• Home
  • 2022 Bishir Prize

2022 Catherine W. Bishir Prize Recipient

The 2022 winner of the Catherine W. Bishir Prize is Ryan K. Smith for his article "Disappearing the Enslaved: The Destruction and Recovery of Richmond’s Second African Burial Ground," which appears in the Spring 2020 edition of Buildings & Landscapes: Journal of the Vernacular Architecture Forum. Smith's essay considers the primary burial ground for enslaved and free blacks from 1816 through emancipation in Richmond, Virginia, one of the longest- serving and most populous burial grounds of its kind in the nation. The site’s early history and active use show its profound role in the lives of the city’s African American residents as well as intimate

connections with resident whites buried in adjoining cemeteries. Yet today the burial ground stands as the site of an abandoned gas station, its historic core unrecognized like so many other smaller burial grounds for the enslaved elsewhere. By tracing the process of obliteration at Richmond’s “second African Burial Ground,” this article illustrates how those in power— in this case a New South coalition of government officials, city engineers, and private developers—worked to truncate the highly charged memorial landscape related to human remains. The loss of this immense burial ground, untouched in the scholarly literature until now, underscores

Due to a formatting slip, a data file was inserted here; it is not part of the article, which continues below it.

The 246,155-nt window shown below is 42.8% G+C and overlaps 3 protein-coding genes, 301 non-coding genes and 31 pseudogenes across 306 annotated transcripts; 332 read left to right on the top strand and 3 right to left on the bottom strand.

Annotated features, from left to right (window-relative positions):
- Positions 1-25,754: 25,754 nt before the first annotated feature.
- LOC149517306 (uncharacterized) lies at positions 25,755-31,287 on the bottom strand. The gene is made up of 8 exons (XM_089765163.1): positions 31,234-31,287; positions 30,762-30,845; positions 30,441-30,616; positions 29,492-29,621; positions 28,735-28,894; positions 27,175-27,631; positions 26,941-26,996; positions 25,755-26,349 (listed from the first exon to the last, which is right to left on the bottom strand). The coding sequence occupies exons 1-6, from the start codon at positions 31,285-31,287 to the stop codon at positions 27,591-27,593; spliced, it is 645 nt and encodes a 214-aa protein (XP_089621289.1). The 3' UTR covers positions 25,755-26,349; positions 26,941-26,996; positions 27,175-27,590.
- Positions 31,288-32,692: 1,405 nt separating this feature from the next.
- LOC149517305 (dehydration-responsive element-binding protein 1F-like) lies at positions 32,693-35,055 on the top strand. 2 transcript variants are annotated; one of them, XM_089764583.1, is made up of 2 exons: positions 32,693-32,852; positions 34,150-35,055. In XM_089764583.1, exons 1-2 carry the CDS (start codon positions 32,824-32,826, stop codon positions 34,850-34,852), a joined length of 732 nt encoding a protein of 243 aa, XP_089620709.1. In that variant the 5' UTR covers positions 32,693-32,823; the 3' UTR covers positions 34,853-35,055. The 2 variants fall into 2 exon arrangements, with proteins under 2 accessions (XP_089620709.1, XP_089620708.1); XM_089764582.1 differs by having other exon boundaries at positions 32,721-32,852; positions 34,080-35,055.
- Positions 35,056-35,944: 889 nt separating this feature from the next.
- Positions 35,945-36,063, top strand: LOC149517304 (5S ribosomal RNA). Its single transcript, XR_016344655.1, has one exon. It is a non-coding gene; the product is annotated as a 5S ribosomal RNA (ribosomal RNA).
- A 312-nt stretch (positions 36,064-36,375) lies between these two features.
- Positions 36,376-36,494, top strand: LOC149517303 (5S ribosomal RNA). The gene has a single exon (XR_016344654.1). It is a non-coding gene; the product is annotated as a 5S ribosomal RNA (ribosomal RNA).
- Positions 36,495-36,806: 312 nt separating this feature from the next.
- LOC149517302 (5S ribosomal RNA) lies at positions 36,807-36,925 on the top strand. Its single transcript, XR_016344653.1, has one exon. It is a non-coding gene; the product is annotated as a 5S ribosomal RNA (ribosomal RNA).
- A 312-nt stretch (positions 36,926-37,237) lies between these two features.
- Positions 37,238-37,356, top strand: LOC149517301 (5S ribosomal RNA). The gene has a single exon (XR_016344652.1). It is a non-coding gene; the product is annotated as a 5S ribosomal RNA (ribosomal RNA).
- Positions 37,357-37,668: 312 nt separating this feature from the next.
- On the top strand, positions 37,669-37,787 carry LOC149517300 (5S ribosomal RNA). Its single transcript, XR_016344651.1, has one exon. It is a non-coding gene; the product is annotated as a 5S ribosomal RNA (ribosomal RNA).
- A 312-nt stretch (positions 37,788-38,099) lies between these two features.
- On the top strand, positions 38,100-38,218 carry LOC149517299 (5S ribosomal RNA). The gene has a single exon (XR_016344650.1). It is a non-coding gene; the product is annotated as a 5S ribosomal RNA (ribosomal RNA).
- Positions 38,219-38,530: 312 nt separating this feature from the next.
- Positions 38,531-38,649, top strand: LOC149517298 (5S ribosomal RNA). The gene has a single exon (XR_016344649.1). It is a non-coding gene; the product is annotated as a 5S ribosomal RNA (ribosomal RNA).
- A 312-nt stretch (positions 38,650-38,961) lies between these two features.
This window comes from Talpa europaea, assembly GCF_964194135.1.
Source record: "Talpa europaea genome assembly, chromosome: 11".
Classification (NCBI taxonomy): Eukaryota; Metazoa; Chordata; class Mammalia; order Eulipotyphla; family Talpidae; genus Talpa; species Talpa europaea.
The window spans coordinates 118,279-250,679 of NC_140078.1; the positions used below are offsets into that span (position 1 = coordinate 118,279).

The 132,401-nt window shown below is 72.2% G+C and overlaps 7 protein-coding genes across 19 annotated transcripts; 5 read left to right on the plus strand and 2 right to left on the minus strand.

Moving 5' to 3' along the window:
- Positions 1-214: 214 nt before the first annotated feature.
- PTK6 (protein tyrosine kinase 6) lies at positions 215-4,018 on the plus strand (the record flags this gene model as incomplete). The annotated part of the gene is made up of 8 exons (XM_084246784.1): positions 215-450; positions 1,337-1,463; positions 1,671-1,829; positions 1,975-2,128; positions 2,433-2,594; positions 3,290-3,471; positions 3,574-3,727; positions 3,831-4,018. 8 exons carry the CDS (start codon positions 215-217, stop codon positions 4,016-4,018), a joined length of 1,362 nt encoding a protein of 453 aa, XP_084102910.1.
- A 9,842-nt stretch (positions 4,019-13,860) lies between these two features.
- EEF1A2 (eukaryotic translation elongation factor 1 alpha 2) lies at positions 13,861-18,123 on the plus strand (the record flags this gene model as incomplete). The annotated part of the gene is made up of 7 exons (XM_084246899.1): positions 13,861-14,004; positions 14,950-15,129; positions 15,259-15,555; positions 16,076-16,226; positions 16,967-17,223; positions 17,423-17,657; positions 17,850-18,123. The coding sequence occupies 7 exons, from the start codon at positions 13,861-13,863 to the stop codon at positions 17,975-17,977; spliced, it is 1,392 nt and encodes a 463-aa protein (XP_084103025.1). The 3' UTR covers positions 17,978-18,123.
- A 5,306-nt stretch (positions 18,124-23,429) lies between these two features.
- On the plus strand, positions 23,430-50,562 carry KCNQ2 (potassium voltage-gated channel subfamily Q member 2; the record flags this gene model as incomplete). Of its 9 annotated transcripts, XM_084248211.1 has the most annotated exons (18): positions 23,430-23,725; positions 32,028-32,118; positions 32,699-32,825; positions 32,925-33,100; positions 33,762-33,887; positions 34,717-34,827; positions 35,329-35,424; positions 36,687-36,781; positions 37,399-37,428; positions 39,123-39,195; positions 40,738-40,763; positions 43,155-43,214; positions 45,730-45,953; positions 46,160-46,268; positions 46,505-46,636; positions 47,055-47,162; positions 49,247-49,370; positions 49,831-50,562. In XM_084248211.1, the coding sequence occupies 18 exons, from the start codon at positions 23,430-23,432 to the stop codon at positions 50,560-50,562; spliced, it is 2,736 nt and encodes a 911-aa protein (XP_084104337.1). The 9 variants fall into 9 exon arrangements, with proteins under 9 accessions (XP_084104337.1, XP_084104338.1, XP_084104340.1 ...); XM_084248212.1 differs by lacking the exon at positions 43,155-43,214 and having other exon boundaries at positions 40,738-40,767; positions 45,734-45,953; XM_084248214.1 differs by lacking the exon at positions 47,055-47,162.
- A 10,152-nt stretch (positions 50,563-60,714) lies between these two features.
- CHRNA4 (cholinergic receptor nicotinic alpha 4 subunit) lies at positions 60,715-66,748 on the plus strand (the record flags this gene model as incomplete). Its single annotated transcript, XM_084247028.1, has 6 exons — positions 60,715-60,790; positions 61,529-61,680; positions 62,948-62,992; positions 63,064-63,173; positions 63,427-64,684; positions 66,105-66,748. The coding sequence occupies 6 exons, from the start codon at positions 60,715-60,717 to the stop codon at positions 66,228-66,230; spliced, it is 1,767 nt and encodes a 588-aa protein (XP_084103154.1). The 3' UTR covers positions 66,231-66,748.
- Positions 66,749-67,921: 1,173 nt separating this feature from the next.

how essential the landscape and even human bodies are for the maintenance of social space and memory. As this site continues to face threats by roadway and railway projects and a proposed auction, it poses a key challenge to the concept of material “integrity” at the heart of federal preservation guidelines that have placed such properties at a disadvantage. As descendants and activists work to reclaim this burial ground without benefit of archaeological discoveries, the historic importance of its destruction may offer one of its few ways forward. Smith's beautifully written essay sits at the intersection of archival history and preservation practice and serves as a model of community engagement.

© Vernacular Architecture Forum

For more information or questions contact
the secretary or the webmaster.

Powered by Wild Apricot Membership Software